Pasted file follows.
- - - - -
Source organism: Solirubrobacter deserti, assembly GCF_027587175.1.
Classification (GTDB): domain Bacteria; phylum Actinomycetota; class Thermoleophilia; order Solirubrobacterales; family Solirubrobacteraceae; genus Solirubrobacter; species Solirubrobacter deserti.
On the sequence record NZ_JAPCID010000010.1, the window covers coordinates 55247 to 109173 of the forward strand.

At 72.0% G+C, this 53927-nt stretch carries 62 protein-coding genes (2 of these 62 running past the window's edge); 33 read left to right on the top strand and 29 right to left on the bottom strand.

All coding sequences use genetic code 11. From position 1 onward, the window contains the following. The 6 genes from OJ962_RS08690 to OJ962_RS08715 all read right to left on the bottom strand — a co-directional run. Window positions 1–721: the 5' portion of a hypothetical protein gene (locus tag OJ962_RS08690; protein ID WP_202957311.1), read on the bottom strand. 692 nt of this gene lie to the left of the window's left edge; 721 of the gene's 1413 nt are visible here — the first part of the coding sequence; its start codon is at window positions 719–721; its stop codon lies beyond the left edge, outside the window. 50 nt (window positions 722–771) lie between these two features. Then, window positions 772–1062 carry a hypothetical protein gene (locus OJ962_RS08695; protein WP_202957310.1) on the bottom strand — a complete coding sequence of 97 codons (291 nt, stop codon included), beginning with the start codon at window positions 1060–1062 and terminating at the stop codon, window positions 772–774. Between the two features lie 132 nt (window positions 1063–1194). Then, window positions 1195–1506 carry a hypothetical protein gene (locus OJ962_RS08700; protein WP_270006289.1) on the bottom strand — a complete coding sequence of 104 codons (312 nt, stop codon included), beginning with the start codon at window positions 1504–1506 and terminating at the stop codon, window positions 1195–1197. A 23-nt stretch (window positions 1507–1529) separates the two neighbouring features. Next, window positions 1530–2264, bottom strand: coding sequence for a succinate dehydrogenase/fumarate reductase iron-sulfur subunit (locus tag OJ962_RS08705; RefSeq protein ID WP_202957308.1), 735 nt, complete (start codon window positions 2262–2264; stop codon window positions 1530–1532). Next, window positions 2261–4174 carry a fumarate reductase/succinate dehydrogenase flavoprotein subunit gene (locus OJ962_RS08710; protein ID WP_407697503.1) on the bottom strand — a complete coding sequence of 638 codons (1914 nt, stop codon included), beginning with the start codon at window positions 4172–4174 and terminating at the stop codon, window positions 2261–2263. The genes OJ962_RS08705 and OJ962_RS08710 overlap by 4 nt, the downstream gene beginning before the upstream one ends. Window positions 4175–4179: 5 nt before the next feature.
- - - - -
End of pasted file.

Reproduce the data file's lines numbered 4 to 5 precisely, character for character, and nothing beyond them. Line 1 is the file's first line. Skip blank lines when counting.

At 72.0% G+C, this 53927-nt stretch carries 62 protein-coding genes (2 of these 62 running past the window's edge); 33 read left to right on the top strand and 29 right to left on the bottom strand.

All coding sequences use genetic code 11. From position 1 onward, the window contains the following. The 6 genes from OJ962_RS08690 to OJ962_RS08715 all read right to left on the bottom strand — a co-directional run. Window positions 1–721: the 5' portion of a hypothetical protein gene (locus tag OJ962_RS08690; protein ID WP_202957311.1), read on the bottom strand. 692 nt of this gene lie to the left of the window's left edge; 721 of the gene's 1413 nt are visible here — the first part of the coding sequence; its start codon is at window positions 719–721; its stop codon lies beyond the left edge, outside the window. 50 nt (window positions 722–771) lie between these two features. Then, window positions 772–1062 carry a hypothetical protein gene (locus OJ962_RS08695; protein WP_202957310.1) on the bottom strand — a complete coding sequence of 97 codons (291 nt, stop codon included), beginning with the start codon at window positions 1060–1062 and terminating at the stop codon, window positions 772–774. Between the two features lie 132 nt (window positions 1063–1194). Then, window positions 1195–1506 carry a hypothetical protein gene (locus OJ962_RS08700; protein WP_270006289.1) on the bottom strand — a complete coding sequence of 104 codons (312 nt, stop codon included), beginning with the start codon at window positions 1504–1506 and terminating at the stop codon, window positions 1195–1197. A 23-nt stretch (window positions 1507–1529) separates the two neighbouring features. Next, window positions 1530–2264, bottom strand: coding sequence for a succinate dehydrogenase/fumarate reductase iron-sulfur subunit (locus tag OJ962_RS08705; RefSeq protein ID WP_202957308.1), 735 nt, complete (start codon window positions 2262–2264; stop codon window positions 1530–1532). Next, window positions 2261–4174 carry a fumarate reductase/succinate dehydrogenase flavoprotein subunit gene (locus OJ962_RS08710; protein ID WP_407697503.1) on the bottom strand — a complete coding sequence of 638 codons (1914 nt, stop codon included), beginning with the start codon at window positions 4172–4174 and terminating at the stop codon, window positions 2261–2263. The genes OJ962_RS08705 and OJ962_RS08710 overlap by 4 nt, the downstream gene beginning before the upstream one ends. Window positions 4175–4179: 5 nt before the next feature.